Here’s a movie that has an outstanding cast, headed by Brad Pitt and Marion Cotillard; an interesting story, based on a real incident, about a married couple working as intelligence agents for the UK in World War II; and a highly acclaimed director, Robert Zemeckis (Cast Away, Contact, Back to the Future). Yet the movie isn’t really that good. How did that happen?
My own theory is that the director couldn’t decide whether he was making a wartime romance, like Casablanca, or a spy thriller. He decided he wanted to remake Casablanca. Much of Allied seems intentionally designed to evoke that earlier movie — the early scenes in Morocco, the closing scene on a landing strip, even Cotillard’s costumes. This was an unfortunate choice. Focusing on the romance, the director spends far too little time on the spy thriller aspects of the story, which are actually pretty interesting. Important clues and plot twists occur in short, poorly staged scenes, which seem to go by too fast. By the time you get to the dramatic closing scene, it doesn’t pack the emotional punch it should have had.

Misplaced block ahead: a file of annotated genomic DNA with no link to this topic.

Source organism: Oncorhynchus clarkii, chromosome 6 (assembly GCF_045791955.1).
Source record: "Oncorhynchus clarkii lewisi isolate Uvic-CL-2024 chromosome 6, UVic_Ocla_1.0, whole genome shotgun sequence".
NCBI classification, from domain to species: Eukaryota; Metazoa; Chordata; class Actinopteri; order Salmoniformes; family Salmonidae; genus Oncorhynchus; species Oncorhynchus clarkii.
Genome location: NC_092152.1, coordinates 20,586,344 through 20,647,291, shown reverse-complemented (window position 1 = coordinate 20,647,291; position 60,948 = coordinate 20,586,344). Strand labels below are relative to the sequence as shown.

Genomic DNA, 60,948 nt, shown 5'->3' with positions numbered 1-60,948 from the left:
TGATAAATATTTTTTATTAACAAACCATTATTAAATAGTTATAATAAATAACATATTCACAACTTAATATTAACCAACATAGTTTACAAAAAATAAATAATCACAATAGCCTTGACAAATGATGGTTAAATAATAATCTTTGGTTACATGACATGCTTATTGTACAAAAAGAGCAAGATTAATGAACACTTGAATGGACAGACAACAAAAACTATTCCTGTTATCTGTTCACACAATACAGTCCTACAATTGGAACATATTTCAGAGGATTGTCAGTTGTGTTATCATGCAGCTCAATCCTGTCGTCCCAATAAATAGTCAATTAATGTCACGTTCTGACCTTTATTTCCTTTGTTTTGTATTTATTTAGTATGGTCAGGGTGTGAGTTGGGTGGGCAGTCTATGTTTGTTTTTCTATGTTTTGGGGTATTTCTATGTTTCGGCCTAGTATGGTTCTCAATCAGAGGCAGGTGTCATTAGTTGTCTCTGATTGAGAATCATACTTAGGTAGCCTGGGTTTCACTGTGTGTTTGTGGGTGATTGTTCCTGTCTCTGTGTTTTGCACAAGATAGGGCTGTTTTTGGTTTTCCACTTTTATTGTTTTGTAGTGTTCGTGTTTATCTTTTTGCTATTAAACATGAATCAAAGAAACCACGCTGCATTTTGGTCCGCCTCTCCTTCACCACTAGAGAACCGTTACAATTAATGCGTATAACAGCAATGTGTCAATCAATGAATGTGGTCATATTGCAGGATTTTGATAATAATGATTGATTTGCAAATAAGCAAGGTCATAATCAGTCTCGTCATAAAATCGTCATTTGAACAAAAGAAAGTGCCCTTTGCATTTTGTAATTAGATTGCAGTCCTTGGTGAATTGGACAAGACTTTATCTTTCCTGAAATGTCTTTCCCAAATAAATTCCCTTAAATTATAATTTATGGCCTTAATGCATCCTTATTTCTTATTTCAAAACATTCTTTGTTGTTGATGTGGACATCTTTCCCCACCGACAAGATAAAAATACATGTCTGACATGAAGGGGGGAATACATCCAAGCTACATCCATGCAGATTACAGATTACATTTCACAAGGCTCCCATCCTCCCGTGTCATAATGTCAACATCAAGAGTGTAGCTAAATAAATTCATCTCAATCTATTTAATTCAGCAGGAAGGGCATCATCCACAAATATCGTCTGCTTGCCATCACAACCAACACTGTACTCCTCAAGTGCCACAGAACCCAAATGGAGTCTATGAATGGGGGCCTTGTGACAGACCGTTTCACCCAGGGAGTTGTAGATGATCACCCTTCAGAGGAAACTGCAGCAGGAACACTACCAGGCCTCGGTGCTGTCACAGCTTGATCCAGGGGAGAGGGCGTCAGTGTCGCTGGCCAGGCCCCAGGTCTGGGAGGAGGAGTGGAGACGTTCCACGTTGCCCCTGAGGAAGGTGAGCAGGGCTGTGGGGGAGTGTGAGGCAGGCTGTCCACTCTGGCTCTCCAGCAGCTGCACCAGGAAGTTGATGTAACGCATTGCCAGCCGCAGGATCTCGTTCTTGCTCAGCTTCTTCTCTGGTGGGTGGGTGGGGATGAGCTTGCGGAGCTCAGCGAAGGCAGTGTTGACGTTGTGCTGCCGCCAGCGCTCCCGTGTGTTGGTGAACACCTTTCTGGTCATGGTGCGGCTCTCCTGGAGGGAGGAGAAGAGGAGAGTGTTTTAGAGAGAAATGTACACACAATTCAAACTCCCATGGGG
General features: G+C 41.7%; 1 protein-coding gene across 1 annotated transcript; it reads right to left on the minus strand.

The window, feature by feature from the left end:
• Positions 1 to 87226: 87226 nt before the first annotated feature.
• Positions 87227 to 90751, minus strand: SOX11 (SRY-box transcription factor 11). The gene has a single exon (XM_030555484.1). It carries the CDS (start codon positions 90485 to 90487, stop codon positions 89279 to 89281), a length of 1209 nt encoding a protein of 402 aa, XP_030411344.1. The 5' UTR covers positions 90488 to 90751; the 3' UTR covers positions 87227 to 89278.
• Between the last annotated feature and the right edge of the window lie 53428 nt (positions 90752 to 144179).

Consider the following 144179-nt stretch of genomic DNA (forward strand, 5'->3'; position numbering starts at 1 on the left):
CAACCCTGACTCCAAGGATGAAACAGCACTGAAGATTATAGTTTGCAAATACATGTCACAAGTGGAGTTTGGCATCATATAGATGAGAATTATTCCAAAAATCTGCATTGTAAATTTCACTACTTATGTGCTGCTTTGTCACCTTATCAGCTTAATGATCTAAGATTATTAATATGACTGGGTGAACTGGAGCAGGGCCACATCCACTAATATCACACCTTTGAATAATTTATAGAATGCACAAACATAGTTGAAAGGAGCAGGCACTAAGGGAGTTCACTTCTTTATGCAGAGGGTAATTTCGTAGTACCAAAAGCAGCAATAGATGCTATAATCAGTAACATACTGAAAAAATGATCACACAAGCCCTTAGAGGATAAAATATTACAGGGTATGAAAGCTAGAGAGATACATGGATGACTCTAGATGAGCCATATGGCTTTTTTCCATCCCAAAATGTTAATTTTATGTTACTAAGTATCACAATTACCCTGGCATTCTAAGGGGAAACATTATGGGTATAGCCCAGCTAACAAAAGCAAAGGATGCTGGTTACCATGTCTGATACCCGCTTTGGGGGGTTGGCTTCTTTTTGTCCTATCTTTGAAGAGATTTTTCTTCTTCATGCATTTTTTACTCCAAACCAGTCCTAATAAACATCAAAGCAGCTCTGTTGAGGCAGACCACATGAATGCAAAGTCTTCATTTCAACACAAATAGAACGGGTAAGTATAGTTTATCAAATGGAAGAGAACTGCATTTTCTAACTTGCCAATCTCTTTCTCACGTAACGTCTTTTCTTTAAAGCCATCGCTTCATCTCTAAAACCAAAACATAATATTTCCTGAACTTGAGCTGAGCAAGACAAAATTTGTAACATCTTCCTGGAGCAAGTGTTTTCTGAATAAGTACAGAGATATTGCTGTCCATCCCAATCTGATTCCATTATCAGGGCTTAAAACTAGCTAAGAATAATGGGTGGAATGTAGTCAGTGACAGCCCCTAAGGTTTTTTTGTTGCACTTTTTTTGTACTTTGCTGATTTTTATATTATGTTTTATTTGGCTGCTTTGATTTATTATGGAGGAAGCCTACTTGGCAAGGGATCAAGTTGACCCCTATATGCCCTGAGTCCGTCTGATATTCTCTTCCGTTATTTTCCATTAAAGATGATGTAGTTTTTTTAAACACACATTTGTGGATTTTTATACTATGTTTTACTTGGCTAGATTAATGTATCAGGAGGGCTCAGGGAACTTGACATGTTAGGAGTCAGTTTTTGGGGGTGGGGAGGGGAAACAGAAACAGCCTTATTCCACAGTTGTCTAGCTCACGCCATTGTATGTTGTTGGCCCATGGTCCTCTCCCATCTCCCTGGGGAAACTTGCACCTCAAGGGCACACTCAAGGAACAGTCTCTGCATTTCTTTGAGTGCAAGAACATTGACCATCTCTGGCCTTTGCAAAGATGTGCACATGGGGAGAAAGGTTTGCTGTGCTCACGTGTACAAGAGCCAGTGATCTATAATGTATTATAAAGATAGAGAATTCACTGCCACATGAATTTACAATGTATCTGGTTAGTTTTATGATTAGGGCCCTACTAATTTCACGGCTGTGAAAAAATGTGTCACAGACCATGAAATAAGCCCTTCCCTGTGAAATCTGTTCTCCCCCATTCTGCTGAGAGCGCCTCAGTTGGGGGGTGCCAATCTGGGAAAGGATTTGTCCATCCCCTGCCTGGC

Casablanca took an unusual path to success — a second-rate story, with often cheesy dialogue, it happened to catch the national mood, offering an optimistic outlook during the darkest days of World War II. Bogart and Bergman never appeared together in a movie again — perhaps realizing, as Zemeckis did not, that Casablanca was like a Stradivarius violin — whatever it was that made it great could not be repeated.
Pitt and Cotillard have good on-screen chemistry; I’d like to see them again sometime in a better movie.